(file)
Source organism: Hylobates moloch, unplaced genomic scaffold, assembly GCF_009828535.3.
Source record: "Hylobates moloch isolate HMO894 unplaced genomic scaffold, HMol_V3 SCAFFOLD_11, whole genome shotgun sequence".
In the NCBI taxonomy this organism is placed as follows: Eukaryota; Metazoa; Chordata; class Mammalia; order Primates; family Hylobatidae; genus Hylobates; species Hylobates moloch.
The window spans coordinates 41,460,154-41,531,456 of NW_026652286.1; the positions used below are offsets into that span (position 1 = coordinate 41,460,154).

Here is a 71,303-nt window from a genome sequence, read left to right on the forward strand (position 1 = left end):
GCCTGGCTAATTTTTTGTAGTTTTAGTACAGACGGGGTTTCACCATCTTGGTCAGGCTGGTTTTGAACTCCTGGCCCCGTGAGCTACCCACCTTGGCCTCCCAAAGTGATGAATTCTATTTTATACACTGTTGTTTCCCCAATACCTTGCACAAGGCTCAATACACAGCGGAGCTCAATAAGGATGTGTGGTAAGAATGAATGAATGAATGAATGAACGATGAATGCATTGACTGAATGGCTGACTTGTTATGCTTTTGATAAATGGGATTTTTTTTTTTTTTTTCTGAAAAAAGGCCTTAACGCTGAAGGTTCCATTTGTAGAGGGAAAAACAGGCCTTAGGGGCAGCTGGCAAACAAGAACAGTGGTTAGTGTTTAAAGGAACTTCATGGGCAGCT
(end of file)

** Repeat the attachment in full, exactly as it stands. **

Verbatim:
Source organism: Hylobates moloch, unplaced genomic scaffold, assembly GCF_009828535.3.
Source record: "Hylobates moloch isolate HMO894 unplaced genomic scaffold, HMol_V3 SCAFFOLD_11, whole genome shotgun sequence".
In the NCBI taxonomy this organism is placed as follows: Eukaryota; Metazoa; Chordata; class Mammalia; order Primates; family Hylobatidae; genus Hylobates; species Hylobates moloch.
The window spans coordinates 41,460,154-41,531,456 of NW_026652286.1; the positions used below are offsets into that span (position 1 = coordinate 41,460,154).

Here is a 71,303-nt window from a genome sequence, read left to right on the forward strand (position 1 = left end):
GCCTGGCTAATTTTTTGTAGTTTTAGTACAGACGGGGTTTCACCATCTTGGTCAGGCTGGTTTTGAACTCCTGGCCCCGTGAGCTACCCACCTTGGCCTCCCAAAGTGATGAATTCTATTTTATACACTGTTGTTTCCCCAATACCTTGCACAAGGCTCAATACACAGCGGAGCTCAATAAGGATGTGTGGTAAGAATGAATGAATGAATGAATGAACGATGAATGCATTGACTGAATGGCTGACTTGTTATGCTTTTGATAAATGGGATTTTTTTTTTTTTTTTCTGAAAAAAGGCCTTAACGCTGAAGGTTCCATTTGTAGAGGGAAAAACAGGCCTTAGGGGCAGCTGGCAAACAAGAACAGTGGTTAGTGTTTAAAGGAACTTCATGGGCAGCT